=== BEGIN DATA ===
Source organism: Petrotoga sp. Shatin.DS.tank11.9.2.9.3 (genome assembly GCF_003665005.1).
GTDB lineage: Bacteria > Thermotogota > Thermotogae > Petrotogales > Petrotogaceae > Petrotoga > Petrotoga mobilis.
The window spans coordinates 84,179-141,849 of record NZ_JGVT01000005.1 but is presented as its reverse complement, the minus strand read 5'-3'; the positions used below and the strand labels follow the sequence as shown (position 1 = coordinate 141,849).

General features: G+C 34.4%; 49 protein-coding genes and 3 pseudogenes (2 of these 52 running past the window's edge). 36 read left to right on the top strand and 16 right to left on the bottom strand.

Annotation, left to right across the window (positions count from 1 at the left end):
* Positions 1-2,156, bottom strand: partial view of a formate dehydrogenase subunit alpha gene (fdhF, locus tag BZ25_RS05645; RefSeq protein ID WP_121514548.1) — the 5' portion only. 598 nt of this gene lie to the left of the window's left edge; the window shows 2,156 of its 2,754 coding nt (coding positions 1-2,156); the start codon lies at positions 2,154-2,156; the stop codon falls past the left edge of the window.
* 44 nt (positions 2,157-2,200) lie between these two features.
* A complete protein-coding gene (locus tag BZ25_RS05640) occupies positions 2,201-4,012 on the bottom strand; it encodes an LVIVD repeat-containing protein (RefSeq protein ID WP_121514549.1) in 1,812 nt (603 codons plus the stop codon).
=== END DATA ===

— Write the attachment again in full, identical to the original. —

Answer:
Source organism: Petrotoga sp. Shatin.DS.tank11.9.2.9.3 (genome assembly GCF_003665005.1).
GTDB lineage: Bacteria > Thermotogota > Thermotogae > Petrotogales > Petrotogaceae > Petrotoga > Petrotoga mobilis.
The window spans coordinates 84,179-141,849 of record NZ_JGVT01000005.1 but is presented as its reverse complement, the minus strand read 5'-3'; the positions used below and the strand labels follow the sequence as shown (position 1 = coordinate 141,849).

General features: G+C 34.4%; 49 protein-coding genes and 3 pseudogenes (2 of these 52 running past the window's edge). 36 read left to right on the top strand and 16 right to left on the bottom strand.

Annotation, left to right across the window (positions count from 1 at the left end):
* Positions 1-2,156, bottom strand: partial view of a formate dehydrogenase subunit alpha gene (fdhF, locus tag BZ25_RS05645; RefSeq protein ID WP_121514548.1) — the 5' portion only. 598 nt of this gene lie to the left of the window's left edge; the window shows 2,156 of its 2,754 coding nt (coding positions 1-2,156); the start codon lies at positions 2,154-2,156; the stop codon falls past the left edge of the window.
* 44 nt (positions 2,157-2,200) lie between these two features.
* A complete protein-coding gene (locus tag BZ25_RS05640) occupies positions 2,201-4,012 on the bottom strand; it encodes an LVIVD repeat-containing protein (RefSeq protein ID WP_121514549.1) in 1,812 nt (603 codons plus the stop codon).